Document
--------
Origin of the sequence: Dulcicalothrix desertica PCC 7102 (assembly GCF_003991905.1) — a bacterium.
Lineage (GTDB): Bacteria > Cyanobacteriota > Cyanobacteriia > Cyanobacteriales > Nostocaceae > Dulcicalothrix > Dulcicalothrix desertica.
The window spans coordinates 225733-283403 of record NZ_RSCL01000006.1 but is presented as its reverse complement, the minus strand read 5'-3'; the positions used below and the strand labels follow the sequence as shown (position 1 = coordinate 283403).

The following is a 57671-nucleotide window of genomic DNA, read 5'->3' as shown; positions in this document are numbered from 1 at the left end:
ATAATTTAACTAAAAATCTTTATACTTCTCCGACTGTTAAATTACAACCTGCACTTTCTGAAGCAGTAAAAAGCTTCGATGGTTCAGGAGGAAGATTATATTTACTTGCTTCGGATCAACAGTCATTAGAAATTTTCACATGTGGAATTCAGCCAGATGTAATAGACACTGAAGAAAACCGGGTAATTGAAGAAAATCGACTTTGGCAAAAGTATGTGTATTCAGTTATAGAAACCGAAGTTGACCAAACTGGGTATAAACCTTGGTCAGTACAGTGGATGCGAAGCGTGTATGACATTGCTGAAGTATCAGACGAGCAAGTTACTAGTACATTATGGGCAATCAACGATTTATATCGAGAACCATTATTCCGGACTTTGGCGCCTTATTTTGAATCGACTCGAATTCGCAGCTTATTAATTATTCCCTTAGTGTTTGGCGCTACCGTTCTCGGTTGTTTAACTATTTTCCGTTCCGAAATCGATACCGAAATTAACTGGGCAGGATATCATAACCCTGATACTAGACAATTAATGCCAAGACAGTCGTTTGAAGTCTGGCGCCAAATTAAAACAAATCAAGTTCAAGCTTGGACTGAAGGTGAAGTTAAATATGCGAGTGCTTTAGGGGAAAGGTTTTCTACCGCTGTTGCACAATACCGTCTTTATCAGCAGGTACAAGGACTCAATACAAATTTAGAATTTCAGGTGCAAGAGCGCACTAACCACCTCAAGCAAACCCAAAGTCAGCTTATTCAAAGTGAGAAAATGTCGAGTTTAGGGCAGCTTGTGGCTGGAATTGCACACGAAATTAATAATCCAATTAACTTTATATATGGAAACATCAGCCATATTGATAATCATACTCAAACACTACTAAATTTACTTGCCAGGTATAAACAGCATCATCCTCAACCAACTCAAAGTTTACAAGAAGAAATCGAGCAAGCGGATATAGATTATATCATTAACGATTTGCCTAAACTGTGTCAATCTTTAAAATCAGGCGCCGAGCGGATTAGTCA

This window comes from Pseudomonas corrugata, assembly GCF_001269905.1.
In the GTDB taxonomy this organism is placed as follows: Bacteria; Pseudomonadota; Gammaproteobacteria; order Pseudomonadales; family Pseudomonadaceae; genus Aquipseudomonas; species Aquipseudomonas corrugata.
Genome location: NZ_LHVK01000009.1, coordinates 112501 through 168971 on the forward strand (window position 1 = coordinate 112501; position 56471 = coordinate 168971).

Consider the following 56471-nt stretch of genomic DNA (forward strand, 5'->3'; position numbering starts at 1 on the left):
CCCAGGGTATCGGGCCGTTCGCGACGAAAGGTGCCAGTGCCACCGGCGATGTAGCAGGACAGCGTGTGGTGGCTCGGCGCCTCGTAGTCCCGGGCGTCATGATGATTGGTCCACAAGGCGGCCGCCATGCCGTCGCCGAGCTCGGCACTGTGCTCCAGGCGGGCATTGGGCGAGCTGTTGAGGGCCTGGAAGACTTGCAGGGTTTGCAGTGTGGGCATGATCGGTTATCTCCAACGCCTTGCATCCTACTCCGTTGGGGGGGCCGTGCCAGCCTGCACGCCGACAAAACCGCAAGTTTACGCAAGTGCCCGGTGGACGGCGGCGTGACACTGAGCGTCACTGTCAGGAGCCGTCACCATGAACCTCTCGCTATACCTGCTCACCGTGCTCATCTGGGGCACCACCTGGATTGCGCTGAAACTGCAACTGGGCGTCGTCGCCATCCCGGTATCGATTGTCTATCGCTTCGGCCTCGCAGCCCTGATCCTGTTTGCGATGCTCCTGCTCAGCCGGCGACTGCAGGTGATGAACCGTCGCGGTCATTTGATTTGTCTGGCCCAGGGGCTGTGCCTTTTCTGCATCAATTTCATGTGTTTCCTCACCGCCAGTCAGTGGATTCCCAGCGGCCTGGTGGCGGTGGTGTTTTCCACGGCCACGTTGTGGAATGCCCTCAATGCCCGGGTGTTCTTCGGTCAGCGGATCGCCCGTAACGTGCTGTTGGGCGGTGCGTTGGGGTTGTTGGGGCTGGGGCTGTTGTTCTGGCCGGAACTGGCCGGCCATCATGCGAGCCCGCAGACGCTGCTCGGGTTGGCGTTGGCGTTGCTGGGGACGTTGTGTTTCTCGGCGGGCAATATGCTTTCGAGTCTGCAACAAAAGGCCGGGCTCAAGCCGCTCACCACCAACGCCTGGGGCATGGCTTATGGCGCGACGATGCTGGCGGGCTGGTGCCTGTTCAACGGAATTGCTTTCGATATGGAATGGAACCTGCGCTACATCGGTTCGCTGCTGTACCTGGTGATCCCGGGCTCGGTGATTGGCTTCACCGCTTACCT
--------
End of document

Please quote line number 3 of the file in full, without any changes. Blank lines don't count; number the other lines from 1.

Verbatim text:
The window spans coordinates 225733-283403 of record NZ_RSCL01000006.1 but is presented as its reverse complement, the minus strand read 5'-3'; the positions used below and the strand labels follow the sequence as shown (position 1 = coordinate 283403).